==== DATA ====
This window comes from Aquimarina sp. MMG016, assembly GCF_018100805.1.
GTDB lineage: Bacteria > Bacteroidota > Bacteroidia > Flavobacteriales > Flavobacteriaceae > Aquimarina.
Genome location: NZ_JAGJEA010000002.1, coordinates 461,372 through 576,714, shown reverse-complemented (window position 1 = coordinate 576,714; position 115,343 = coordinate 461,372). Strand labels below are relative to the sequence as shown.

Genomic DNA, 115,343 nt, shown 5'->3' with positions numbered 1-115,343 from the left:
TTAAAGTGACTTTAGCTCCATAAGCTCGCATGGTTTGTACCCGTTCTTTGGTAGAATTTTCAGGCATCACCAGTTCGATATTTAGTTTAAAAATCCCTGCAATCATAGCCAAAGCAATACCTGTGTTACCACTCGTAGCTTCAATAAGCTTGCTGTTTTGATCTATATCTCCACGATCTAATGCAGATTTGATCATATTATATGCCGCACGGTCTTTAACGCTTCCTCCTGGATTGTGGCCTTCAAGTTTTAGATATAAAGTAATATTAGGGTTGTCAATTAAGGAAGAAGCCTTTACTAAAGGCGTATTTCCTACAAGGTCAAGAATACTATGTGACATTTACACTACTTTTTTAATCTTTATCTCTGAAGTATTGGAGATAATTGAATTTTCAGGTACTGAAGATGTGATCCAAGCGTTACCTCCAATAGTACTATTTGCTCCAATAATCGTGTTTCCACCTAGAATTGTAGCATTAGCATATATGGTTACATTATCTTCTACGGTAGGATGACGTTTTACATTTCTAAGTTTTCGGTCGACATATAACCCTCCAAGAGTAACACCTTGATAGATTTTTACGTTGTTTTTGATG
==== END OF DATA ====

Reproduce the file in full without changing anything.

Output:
This window comes from Aquimarina sp. MMG016, assembly GCF_018100805.1.
GTDB lineage: Bacteria > Bacteroidota > Bacteroidia > Flavobacteriales > Flavobacteriaceae > Aquimarina.
Genome location: NZ_JAGJEA010000002.1, coordinates 461,372 through 576,714, shown reverse-complemented (window position 1 = coordinate 576,714; position 115,343 = coordinate 461,372). Strand labels below are relative to the sequence as shown.

Genomic DNA, 115,343 nt, shown 5'->3' with positions numbered 1-115,343 from the left:
TTAAAGTGACTTTAGCTCCATAAGCTCGCATGGTTTGTACCCGTTCTTTGGTAGAATTTTCAGGCATCACCAGTTCGATATTTAGTTTAAAAATCCCTGCAATCATAGCCAAAGCAATACCTGTGTTACCACTCGTAGCTTCAATAAGCTTGCTGTTTTGATCTATATCTCCACGATCTAATGCAGATTTGATCATATTATATGCCGCACGGTCTTTAACGCTTCCTCCTGGATTGTGGCCTTCAAGTTTTAGATATAAAGTAATATTAGGGTTGTCAATTAAGGAAGAAGCCTTTACTAAAGGCGTATTTCCTACAAGGTCAAGAATACTATGTGACATTTACACTACTTTTTTAATCTTTATCTCTGAAGTATTGGAGATAATTGAATTTTCAGGTACTGAAGATGTGATCCAAGCGTTACCTCCAATAGTACTATTTGCTCCAATAATCGTGTTTCCACCTAGAATTGTAGCATTAGCATATATGGTTACATTATCTTCTACGGTAGGATGACGTTTTACATTTCTAAGTTTTCGGTCGACATATAACCCTCCAAGAGTAACACCTTGATAGATTTTTACGTTGTTTTTGATG